- But immorality is not only a problem in Buddhist and Hindu and Muslim nations, it is also prevalent in RC countries. I was reading Ian Paisley's collection of sermons from the book of Judges, and he refers to a trip he and some preacher friends took to Rome to protest the Second Vatican Council.
- "We went to Vatican Square. After the pomp and ceremony of the opening of the Vatican Council, we saw the Cardinals coming out. What else did we see? We saw the prostitutes lined up and the cardinals choosing which one they wanted. I asked the detective what this was all about and he said, 'It's the cardinals going on their honeymoon' and he laughed." But there is nothing funny about the immorality of the RC priesthood.
CORRUPT ECUMENICALISM (17:5)
- The dictionary defines the term "ecumenical movement" as a movement "promoting or fostering religious unity throughout the world" (cf. Revelation 17).
- Notice what Micah wanted to do. He wanted to put the true God of Israel ("the LORD" Jehovah — 17:13) among all his false gods. Micah was a true ecumenicalist.
- Micah probably learned all of this from his mother (cf. 17:3-6).
- The ecumenical movement is attempting to unite all the world's religions into one big organization. But true Christianity does not mix with other religions. Once you mix paganism in with Christianity, you no longer have Biblical Christianity (cf. John 14:6).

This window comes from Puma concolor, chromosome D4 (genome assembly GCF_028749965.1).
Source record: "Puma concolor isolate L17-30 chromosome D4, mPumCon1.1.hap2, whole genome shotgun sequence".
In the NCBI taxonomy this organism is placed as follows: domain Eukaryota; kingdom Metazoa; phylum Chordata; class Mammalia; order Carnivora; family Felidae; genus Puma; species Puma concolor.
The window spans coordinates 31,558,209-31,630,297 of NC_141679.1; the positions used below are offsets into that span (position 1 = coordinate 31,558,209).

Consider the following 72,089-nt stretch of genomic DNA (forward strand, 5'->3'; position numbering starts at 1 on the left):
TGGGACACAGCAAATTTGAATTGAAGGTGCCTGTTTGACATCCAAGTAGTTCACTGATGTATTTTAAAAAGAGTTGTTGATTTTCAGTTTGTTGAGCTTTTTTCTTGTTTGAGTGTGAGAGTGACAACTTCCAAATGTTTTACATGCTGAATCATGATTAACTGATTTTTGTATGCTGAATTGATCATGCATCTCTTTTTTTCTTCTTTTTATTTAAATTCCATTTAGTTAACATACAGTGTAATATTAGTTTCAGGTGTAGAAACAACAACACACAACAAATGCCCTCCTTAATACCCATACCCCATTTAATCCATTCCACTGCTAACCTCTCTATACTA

- This is how the RCC developed. They have their priesthood but it is contrary to the Word of God. In fact, they operate in defiance of God's Word.
- Judges 17:5 says Micah "consecrated one of his sons, who became his priest." But God had set apart the tribe of Levi to serve as priests in His tabernacle. Micah's family was from the tribe of Ephraim (17:1). Micah had no right to make his son a priest.
- Then later on he hired a Levite to become his priest. Notice he was from Bethlehem of Judah (17:7, 8). But the priests and Levites had been assigned specific cities in which to live. Bethlehem was not one of these designated cities (cf. Num. 35:1-8; Josh. 21:1-41).
- So we know that this young man was already out of the will of God before he even met up with Micah. He was nothing but an opportunist, and unfortunately there are many opportunists who enter the ministry for the wrong reasons.
- Then this backslidden Levite agreed to become a priest in Micah's new man-made religion. Here we see a corrupt priesthood and a corrupt religion.
- This Levite should have known better. He should have been worshipping the true God of Israel at Shiloh. That was where the tabernacle was. That was the place established by God.
- But this was a time of declension. These were the days of apostasy (Judges 17:6).
- After disobeying the clear commands of Scripture, Micah says, "Now know I that the LORD will do me good, seeing I have a Levite to my priest" (17:3; cf. Scofield's notes).
- There are many men like Micah and his priest today. They think that God is blessing them but they are deceived (17:13).
- They tell people what they want to hear rather than the truth (18:4-6).